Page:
Documenting the American South Logo
Loading
Legend Informational Note
See the Page Image
     Mouseover Available
Title: Letter from Joseph Caldwell [to John H. Hobart, November 8, 1796]: Electronic Edition.
Author: Caldwell, Joseph, 1773-1835
Funding from the University Library, University of North Carolina at Chapel Hill supported the electronic publication of this title.
Text scanned (OCR) by Brian Dietz
Images scanned by Bari Helms
Text encoded by Brian Dietz
First Edition, 2005
Size of electronic edition: ca. 14K
Publisher: The University Library, University of North Carolina at Chapel Hill
Chapel Hill, North Carolina
2005
© This work is the property of the University of North Carolina at Chapel Hill. It may be used freely by individuals for research, teaching and personal use as long as this statement of availability is included in the text
The electronic edition is a part of the University of North Carolina at Chapel Hill digital library, Documenting the American South.
Languages used in the text: English
Revision history:
2005-11-30, Brian Dietz finished TEI/XML encoding.
Source(s):
Title of collection: University of North Carolina Papers (#40005), University Archives, University of North Carolina at Chapel Hill
Title of document: Letter from Joseph Caldwell [to John H. Hobart, November 8, 1796]
Author: [Joseph Caldwell]
Description: 3 pages, 3 page images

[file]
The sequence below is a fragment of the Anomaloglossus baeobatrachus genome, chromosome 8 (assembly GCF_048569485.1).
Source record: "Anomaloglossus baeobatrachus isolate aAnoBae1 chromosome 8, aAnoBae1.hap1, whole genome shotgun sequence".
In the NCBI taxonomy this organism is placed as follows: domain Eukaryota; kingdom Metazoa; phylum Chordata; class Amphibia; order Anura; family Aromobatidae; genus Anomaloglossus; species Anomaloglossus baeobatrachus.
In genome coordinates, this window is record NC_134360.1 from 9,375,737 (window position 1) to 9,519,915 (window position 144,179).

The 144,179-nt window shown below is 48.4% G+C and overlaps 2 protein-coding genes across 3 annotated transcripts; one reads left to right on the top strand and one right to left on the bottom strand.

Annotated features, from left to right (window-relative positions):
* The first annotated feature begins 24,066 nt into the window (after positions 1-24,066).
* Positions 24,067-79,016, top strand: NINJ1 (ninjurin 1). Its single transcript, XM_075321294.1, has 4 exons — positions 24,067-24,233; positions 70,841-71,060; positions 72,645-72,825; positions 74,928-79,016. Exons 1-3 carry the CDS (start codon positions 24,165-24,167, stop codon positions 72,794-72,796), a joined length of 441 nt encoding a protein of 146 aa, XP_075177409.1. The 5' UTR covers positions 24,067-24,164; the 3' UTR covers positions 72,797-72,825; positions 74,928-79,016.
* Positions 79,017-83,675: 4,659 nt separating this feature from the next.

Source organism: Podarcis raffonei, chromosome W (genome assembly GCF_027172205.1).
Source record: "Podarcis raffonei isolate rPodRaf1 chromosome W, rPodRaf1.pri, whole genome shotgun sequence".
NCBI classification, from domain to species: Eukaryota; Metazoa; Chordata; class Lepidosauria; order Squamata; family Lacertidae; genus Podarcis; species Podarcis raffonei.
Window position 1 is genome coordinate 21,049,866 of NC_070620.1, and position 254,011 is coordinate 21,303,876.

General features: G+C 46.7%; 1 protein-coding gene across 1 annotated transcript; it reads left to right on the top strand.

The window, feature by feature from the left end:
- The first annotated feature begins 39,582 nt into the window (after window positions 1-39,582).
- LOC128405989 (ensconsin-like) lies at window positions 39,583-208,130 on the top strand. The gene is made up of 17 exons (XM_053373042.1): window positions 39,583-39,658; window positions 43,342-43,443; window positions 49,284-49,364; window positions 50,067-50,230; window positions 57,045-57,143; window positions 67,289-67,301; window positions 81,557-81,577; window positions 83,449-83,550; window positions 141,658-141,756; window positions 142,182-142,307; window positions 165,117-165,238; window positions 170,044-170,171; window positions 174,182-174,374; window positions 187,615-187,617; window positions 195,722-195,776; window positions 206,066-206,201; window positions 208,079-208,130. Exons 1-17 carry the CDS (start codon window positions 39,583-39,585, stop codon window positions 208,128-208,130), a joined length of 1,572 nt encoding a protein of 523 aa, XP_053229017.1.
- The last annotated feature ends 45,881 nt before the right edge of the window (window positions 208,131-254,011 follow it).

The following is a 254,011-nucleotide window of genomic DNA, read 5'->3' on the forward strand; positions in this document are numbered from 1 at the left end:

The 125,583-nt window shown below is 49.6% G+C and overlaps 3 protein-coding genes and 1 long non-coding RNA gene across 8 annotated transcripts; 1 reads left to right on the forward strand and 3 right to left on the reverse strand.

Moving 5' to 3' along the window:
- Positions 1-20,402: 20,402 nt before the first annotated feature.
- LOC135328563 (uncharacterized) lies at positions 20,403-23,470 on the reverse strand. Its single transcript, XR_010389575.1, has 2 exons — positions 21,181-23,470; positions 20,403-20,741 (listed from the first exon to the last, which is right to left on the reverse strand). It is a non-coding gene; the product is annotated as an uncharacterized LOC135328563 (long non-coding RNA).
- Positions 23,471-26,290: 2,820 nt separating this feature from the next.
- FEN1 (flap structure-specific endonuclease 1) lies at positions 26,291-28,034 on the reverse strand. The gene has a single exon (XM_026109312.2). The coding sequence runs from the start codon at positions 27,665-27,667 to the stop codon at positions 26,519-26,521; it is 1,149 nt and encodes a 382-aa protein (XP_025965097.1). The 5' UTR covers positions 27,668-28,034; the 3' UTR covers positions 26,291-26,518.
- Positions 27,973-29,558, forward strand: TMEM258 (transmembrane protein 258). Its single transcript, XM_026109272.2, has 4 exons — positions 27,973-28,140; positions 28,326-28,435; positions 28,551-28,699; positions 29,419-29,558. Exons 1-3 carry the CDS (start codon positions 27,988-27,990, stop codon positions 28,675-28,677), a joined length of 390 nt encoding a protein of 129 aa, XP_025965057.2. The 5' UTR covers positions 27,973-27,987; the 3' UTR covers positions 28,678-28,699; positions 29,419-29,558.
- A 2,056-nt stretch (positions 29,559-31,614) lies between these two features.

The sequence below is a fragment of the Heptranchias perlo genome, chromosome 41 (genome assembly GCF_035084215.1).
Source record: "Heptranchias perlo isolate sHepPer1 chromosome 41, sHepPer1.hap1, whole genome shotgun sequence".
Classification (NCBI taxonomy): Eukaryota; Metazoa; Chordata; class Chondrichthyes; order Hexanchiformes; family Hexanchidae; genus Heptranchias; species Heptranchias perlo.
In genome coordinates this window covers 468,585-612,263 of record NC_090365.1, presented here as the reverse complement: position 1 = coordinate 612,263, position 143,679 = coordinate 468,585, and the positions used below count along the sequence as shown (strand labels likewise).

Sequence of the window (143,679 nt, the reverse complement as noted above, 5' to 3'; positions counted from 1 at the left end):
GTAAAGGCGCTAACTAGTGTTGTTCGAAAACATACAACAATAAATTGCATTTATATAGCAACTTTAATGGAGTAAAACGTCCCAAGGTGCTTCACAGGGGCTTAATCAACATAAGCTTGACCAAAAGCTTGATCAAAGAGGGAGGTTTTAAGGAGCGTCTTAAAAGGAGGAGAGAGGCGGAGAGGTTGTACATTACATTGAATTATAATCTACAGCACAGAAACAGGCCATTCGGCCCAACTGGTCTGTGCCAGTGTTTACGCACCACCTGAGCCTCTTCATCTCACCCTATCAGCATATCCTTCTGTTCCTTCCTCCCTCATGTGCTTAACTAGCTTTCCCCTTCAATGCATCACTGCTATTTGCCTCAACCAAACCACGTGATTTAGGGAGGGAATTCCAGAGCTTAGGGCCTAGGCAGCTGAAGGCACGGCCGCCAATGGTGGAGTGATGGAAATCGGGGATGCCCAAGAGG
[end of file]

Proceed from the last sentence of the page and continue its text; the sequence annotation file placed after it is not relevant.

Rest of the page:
Note: Call number 40005 (University Archives, University of North Carolina at Chapel Hill)
Editorial practices
Text transcription of this document was produced by OCR (optical character recognition) from R. D. W. Connor's A Documentary History of the University of North Carolina 1776-1799 (Chapel Hill: University of North Carolina Press, 1953), vol. 2: 70-72. Used by permission of the publisher (www.uncpress.unc.edu).
Page images were made from the original manuscript held in University Archives, Wilson Library, University of North Carolina at Chapel Hill. Connor's transcription was compared against the original document and in the case of any discrepancy we have been faithful to the original.
The text has been encoded using the recommendations for Level 5 of the TEI in Libraries Guidelines.
Originals are in the University Archives, University of North Carolina at Chapel Hill.
Original grammar, punctuation, and spelling have been preserved.
Page images can be viewed and compared in parallel with the text.
Any hyphens occurring in line breaks have been removed, and the trailing part of a word has been joined to the preceding line.
All quotation marks, em dashes and ampersand have been transcribed as entity references.
All double right and left quotation marks are encoded as ".
All single right and left quotation marks are encoded as '.
All em dashes are encoded as —.
Indentation in lines has not been preserved.

For more information about transcription and other editorial decisions, see the section Editorial Practices.
Letter from Joseph Caldwell [to John H. Hobart , November 8, 1796]
Caldwell, Joseph, 1773-1835



Page 1
[Chapel Hill, November 8, 1796]

Revd Sir